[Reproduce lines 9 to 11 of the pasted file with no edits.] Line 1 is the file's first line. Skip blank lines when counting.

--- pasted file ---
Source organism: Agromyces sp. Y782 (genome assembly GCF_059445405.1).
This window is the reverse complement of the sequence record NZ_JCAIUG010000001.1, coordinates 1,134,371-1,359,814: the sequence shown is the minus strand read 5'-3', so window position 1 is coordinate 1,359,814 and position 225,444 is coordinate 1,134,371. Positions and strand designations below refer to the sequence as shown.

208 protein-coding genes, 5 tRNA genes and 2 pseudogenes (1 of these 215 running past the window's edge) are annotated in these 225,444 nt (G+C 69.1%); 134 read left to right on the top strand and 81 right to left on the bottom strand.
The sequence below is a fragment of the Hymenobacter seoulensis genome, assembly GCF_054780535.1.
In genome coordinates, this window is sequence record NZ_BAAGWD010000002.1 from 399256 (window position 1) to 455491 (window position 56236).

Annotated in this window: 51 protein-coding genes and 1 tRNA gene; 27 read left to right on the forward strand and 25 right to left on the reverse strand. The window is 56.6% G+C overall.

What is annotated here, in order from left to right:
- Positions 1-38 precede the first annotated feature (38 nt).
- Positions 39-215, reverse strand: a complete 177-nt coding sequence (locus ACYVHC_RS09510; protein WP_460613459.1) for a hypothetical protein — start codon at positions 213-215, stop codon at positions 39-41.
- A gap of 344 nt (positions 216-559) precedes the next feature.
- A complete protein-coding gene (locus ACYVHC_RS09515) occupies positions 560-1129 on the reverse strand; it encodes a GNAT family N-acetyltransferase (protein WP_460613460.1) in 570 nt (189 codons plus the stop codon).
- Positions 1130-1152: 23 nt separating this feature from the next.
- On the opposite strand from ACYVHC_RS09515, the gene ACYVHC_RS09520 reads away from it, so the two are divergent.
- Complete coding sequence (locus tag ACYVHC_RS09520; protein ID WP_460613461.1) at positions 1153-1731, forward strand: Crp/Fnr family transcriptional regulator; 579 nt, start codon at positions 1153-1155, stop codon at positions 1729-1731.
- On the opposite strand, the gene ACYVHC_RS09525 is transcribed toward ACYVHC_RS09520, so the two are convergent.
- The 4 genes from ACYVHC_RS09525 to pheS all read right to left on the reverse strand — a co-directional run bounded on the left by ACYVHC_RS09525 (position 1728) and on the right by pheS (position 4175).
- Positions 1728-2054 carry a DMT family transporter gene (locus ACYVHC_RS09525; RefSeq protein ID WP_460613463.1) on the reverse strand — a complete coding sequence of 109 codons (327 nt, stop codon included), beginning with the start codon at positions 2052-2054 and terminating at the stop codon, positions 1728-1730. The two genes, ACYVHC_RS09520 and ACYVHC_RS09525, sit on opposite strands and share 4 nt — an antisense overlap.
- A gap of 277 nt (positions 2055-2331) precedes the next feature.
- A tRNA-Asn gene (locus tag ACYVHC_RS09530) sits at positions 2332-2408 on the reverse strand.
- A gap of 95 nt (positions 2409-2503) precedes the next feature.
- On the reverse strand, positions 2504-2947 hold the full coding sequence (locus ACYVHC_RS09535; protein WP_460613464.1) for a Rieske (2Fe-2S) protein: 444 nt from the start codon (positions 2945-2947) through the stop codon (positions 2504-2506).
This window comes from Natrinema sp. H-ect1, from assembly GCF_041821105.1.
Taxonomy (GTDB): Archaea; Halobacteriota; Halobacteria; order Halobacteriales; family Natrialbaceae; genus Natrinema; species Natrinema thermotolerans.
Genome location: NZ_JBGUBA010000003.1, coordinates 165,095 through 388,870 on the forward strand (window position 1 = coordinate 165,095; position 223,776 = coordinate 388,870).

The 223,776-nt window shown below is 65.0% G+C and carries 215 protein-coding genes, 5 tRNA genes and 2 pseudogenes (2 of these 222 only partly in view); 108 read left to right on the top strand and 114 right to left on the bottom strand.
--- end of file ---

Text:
- Positions 39-215, reverse strand: a complete 177-nt coding sequence (locus ACYVHC_RS09510; protein WP_460613459.1) for a hypothetical protein — start codon at positions 213-215, stop codon at positions 39-41.
- A gap of 344 nt (positions 216-559) precedes the next feature.
- A complete protein-coding gene (locus ACYVHC_RS09515) occupies positions 560-1129 on the reverse strand; it encodes a GNAT family N-acetyltransferase (protein WP_460613460.1) in 570 nt (189 codons plus the stop codon).